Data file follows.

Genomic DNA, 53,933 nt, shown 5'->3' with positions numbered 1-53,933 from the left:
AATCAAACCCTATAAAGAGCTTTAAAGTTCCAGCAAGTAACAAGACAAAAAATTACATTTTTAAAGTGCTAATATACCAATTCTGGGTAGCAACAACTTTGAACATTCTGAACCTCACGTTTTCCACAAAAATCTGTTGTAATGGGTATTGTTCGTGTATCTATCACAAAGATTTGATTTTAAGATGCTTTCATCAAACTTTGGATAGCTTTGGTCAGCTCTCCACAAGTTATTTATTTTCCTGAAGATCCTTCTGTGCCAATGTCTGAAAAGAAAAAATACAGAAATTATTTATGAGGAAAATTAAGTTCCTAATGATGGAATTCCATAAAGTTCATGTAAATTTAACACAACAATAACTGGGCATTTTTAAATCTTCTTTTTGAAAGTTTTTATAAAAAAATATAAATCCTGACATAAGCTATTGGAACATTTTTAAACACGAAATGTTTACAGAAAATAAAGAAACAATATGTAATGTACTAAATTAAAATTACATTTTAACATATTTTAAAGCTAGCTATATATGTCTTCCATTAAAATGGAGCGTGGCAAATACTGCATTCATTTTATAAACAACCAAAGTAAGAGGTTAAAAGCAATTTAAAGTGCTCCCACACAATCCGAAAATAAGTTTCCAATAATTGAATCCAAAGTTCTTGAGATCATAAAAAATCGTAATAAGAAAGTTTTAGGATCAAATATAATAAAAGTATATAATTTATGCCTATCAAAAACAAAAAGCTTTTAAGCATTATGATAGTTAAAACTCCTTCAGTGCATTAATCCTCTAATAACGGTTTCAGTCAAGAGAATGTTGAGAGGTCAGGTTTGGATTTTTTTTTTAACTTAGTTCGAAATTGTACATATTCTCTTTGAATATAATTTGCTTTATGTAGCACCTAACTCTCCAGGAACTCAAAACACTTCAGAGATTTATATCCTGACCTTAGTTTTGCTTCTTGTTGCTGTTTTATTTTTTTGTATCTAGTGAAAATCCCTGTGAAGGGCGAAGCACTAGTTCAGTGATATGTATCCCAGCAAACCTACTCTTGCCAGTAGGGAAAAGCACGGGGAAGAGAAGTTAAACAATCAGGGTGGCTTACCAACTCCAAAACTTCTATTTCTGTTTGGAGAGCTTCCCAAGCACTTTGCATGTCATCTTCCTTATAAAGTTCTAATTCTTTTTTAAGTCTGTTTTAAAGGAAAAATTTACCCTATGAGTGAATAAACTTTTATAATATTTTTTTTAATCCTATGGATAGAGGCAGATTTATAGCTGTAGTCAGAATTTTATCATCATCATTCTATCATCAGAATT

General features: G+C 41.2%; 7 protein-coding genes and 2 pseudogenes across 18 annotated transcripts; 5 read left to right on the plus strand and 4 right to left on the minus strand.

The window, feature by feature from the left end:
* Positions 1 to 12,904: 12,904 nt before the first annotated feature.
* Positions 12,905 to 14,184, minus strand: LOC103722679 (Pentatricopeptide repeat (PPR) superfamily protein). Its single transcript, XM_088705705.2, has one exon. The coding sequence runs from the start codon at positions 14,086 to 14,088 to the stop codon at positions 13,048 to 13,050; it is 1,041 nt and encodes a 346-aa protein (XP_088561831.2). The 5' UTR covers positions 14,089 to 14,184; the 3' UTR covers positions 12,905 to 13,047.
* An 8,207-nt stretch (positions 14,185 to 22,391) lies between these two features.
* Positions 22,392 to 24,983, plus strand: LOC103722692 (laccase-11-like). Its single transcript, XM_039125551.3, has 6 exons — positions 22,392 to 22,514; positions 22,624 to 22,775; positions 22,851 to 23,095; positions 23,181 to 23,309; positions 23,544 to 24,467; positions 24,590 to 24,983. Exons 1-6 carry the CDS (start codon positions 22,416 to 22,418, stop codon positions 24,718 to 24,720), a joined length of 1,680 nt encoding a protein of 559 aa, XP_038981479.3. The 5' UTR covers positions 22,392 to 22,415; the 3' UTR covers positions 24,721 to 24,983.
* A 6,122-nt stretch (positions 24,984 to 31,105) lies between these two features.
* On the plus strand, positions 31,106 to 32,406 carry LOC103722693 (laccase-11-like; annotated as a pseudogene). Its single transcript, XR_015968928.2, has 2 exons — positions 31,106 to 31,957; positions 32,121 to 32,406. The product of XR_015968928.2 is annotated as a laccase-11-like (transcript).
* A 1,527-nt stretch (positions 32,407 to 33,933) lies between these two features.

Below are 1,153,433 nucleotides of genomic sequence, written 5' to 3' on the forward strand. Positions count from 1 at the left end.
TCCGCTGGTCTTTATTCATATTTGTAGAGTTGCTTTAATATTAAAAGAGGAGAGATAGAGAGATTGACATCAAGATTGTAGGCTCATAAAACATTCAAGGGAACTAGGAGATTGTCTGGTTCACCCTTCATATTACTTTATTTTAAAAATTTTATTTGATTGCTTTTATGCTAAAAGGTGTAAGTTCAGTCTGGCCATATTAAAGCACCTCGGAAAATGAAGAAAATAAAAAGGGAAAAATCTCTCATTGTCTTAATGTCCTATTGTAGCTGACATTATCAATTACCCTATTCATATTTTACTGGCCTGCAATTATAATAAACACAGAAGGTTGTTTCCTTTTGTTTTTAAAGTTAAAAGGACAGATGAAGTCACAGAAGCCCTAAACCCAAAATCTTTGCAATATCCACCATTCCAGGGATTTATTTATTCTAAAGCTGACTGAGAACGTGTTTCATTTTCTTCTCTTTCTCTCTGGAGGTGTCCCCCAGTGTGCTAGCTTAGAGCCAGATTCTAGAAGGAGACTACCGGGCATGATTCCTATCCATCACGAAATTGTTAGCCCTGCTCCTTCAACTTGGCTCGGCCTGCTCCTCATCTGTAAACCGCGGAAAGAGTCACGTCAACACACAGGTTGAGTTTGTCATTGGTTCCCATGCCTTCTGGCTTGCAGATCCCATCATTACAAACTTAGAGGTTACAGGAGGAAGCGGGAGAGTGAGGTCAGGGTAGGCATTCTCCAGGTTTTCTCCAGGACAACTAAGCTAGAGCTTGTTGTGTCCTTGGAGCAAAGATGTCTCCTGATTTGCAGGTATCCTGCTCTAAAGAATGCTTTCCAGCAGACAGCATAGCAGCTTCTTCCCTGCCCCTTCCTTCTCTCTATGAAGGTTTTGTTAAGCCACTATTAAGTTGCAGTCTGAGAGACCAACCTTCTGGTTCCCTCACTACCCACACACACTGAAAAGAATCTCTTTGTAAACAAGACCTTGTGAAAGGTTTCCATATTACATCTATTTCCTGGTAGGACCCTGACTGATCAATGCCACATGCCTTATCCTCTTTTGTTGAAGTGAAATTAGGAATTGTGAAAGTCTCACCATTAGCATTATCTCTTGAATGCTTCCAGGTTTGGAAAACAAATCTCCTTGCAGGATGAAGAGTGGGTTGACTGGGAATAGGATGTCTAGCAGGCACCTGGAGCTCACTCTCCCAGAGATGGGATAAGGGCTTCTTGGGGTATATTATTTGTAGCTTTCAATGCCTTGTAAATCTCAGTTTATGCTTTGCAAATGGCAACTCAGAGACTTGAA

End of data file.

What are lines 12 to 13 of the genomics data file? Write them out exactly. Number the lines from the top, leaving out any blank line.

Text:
Below are 1,153,433 nucleotides of genomic sequence, written 5' to 3' on the forward strand. Positions count from 1 at the left end.
TCCGCTGGTCTTTATTCATATTTGTAGAGTTGCTTTAATATTAAAAGAGGAGAGATAGAGAGATTGACATCAAGATTGTAGGCTCATAAAACATTCAAGGGAACTAGGAGATTGTCTGGTTCACCCTTCATATTACTTTATTTTAAAAATTTTATTTGATTGCTTTTATGCTAAAAGGTGTAAGTTCAGTCTGGCCATATTAAAGCACCTCGGAAAATGAAGAAAATAAAAAGGGAAAAATCTCTCATTGTCTTAATGTCCTATTGTAGCTGACATTATCAATTACCCTATTCATATTTTACTGGCCTGCAATTATAATAAACACAGAAGGTTGTTTCCTTTTGTTTTTAAAGTTAAAAGGACAGATGAAGTCACAGAAGCCCTAAACCCAAAATCTTTGCAATATCCACCATTCCAGGGATTTATTTATTCTAAAGCTGACTGAGAACGTGTTTCATTTTCTTCTCTTTCTCTCTGGAGGTGTCCCCCAGTGTGCTAGCTTAGAGCCAGATTCTAGAAGGAGACTACCGGGCATGATTCCTATCCATCACGAAATTGTTAGCCCTGCTCCTTCAACTTGGCTCGGCCTGCTCCTCATCTGTAAACCGCGGAAAGAGTCACGTCAACACACAGGTTGAGTTTGTCATTGGTTCCCATGCCTTCTGGCTTGCAGATCCCATCATTACAAACTTAGAGGTTACAGGAGGAAGCGGGAGAGTGAGGTCAGGGTAGGCATTCTCCAGGTTTTCTCCAGGACAACTAAGCTAGAGCTTGTTGTGTCCTTGGAGCAAAGATGTCTCCTGATTTGCAGGTATCCTGCTCTAAAGAATGCTTTCCAGCAGACAGCATAGCAGCTTCTTCCCTGCCCCTTCCTTCTCTCTATGAAGGTTTTGTTAAGCCACTATTAAGTTGCAGTCTGAGAGACCAACCTTCTGGTTCCCTCACTACCCACACACACTGAAAAGAATCTCTTTGTAAACAAGACCTTGTGAAAGGTTTCCATATTACATCTATTTCCTGGTAGGACCCTGACTGATCAATGCCACATGCCTTATCCTCTTTTGTTGAAGTGAAATTAGGAATTGTGAAAGTCTCACCATTAGCATTATCTCTTGAATGCTTCCAGGTTTGGAAAACAAATCTCCTTGCAGGATGAAGAGTGGGTTGACTGGGAATAGGATGTCTAGCAGGCACCTGGAGCTCACTCTCCCAGAGATGGGATAAGGGCTTCTTGGGGTATATTATTTGTAGCTTTCAATGCCTTGTAAATCTCAGTTTATGCTTTGCAAATGGCAACTCAGAGACTTGAA